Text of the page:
Wednesday, January 5, 2022

Terrifying Arctic greenhouse gas levels continue

NOAA's September 2021 global mean methane reading is 1900.5 parts per billion (ppb), which is 15.8 ppb higher than the reading for September 2020. By comparison, NOAA's annual global mean methane increase for 2020 of 15.74 ppb was at the time the highest on record. 


Keep in mind that this 1900.5 ppb reading is for September 2021; it now is January 2022. Furthermore, NOAA's data are for marine surface measurements; more methane tends to accumulate at higher altitudes, and especially at higher latitudes North, as also illustrated by the images further below. 


Above, a combination image of methane averages between latitudes 60°S and 60°N (top) and annual growth rates for these data (bottom) through to 2021, from a Copernicus news release.

The image on the right shows the Copernicus data for methane growth with an added trend that ominously points at a growth rate for 2022 that could be more than 20%. 

Keep in mind that these are data for the latitude range from 60°S and 60°N, whereas some very high methane concentrations are being recorded over the area within the Arctic Circle (66°30′ N).

Very high greenhouse gas levels continue to show up over the Arctic. The image below, created with a Copernicus forecast for January 4, 2022, 03 UTC, shows methane at 500 hPa.


The image further down below is a screenshot of a Copernicus forecast for January 5, 2022, 03 UTC, again showing methane at 500 hPa, but this time using a North Pole projection. 

The darkest-brown color on the scale for 500 hPa on the Copernicus images (above and below) indicates methane concentrations of 1950 ppb and higher.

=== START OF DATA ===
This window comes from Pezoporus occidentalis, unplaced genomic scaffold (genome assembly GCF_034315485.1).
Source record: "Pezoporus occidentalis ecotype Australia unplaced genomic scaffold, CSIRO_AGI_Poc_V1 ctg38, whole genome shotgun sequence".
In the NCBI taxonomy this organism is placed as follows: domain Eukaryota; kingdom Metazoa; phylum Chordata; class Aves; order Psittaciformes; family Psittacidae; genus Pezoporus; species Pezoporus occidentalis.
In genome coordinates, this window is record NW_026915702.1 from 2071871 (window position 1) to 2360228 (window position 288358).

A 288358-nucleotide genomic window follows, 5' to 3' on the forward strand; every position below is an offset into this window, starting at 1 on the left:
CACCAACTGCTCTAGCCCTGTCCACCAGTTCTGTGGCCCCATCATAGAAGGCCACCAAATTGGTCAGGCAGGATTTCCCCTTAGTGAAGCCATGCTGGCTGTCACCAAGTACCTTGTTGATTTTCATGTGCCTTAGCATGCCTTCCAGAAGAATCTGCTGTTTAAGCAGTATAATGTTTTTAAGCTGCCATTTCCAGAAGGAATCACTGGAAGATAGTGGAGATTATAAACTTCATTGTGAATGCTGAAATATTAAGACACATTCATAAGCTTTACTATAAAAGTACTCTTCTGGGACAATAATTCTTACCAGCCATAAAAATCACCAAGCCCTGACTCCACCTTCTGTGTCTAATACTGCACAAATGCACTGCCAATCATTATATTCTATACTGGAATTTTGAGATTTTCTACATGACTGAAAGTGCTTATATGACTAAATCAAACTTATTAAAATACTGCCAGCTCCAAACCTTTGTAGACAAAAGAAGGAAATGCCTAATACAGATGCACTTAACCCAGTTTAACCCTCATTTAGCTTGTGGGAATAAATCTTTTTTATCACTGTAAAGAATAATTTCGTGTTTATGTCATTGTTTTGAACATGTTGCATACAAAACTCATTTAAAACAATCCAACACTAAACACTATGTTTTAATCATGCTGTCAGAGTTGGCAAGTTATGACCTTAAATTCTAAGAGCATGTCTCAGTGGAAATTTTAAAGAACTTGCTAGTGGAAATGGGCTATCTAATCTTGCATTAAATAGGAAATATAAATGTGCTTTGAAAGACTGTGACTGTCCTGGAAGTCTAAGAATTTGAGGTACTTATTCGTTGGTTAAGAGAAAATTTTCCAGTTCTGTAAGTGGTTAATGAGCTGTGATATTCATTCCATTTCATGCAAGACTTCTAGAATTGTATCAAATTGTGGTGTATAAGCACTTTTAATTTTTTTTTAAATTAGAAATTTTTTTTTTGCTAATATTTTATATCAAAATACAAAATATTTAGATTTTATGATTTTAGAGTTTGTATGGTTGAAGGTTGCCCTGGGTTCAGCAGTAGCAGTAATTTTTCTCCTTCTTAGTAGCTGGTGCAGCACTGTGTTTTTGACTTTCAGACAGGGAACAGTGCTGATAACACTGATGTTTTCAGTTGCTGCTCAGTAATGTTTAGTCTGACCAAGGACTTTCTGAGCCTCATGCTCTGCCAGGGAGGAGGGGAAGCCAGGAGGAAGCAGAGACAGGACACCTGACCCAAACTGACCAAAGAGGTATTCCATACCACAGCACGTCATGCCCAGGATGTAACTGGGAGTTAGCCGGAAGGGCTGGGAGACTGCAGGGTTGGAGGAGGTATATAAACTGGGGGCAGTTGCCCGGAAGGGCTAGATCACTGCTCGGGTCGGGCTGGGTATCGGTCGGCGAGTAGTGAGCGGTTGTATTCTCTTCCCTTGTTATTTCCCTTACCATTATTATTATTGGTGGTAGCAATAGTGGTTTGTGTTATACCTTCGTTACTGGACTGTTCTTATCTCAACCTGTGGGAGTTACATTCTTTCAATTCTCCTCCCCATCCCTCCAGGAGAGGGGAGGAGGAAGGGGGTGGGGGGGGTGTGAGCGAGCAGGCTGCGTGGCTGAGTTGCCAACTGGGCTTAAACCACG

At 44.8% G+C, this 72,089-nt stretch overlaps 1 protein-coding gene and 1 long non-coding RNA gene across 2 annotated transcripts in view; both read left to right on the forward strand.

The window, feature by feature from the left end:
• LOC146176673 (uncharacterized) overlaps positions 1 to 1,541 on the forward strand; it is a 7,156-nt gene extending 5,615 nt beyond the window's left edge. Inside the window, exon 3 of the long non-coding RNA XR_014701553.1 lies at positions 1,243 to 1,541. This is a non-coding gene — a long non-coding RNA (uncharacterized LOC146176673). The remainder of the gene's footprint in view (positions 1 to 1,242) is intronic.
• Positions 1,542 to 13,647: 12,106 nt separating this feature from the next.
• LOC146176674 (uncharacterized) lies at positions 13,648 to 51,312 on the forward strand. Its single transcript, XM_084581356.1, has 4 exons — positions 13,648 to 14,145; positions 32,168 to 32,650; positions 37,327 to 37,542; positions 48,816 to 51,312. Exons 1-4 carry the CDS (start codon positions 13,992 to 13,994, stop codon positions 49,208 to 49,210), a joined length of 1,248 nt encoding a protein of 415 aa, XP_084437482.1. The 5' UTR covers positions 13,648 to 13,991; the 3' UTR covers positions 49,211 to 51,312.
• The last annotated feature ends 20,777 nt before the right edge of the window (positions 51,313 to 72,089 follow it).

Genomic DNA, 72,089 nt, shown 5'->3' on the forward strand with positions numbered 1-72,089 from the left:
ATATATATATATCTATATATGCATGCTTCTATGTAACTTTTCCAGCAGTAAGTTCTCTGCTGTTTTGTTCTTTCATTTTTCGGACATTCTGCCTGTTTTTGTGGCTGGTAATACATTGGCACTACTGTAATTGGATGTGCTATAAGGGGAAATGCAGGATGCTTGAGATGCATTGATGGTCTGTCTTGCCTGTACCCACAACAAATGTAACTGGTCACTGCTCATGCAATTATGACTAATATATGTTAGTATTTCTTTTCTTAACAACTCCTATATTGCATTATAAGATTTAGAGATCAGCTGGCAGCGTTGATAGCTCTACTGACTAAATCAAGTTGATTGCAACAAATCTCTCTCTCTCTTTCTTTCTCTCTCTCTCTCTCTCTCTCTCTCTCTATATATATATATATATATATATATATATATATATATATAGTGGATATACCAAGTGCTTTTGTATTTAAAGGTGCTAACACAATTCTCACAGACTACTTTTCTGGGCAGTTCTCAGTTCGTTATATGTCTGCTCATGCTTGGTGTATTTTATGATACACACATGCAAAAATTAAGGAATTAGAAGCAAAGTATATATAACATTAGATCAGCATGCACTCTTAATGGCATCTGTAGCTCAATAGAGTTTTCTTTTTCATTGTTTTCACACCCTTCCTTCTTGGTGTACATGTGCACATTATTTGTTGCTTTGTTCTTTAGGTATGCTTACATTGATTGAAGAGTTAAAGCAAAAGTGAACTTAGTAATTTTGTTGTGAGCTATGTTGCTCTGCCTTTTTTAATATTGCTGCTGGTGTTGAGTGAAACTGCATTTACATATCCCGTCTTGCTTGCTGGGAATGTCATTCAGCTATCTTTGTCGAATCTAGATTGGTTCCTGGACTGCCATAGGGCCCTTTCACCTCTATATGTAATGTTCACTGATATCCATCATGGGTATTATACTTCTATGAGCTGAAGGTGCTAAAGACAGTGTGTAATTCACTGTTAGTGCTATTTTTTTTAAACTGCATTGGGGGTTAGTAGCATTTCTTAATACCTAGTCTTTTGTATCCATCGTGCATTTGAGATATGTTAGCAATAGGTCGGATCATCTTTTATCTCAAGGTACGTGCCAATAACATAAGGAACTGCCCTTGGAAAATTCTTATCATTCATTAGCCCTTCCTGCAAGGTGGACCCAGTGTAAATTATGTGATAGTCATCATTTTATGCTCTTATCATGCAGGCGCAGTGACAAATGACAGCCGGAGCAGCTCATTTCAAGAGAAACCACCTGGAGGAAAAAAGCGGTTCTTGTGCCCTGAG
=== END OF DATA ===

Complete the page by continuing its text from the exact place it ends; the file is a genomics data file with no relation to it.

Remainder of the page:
While the Copernicus images show well that such concentrations (of 1950 ppb and higher) dominate over the Arctic at 500 hPa, the scales used by Copernicus have upper limits of 2300 ppb (300 hPa), 2360 (500 hPa) and 2320 (total column) which could give the false impression that higher concentrations did not occur at higher altitudes. 

Higher methane concentrations do actually occur at around 500 hPa, as the images on the right illustrate. Such high peaks are important as they could be caused by abrupt methane releases rising in plumes from the seafloor of the Arctic Ocean.

The N20 satellite image on the right that shows concentrations of up to 2585 ppb at 487.2 mb (equivalent to 487.2 hPa) on January 6, 2022. 

Another recent example is the MetOp satellite peak reading on the right of 2854 ppb at 586 mb on January 9, 2022.

An earlier example is a MetOp satellite reading of up to 2861 ppb at 469 mb on December 31, 2021. 

Further examples are readings of up to 2852 ppb at 506 mb and up to 3644 ppb at 367 mb on November 21, 2021, pm.

The image below is a screenshot of a Copernicus forecast for January 5, 2022, 03 UTC, this time showing methane at surface level and using a Eurasia projection. Note that the darkest-brown color on the scale for surface level indicates methane concentrations above 2160 parts per billion (ppb).


The image below is a forecast for January 9, 2022, 03 UTC, run January 9, 2022, 00 UTC. The scale for this image goes up to 24840 ppb. That doesn't necessarily mean that concentrations are forecast to be as high as that; Copernicus has simply fixed the top end of the scale for 850 hPa at 24840 ppb.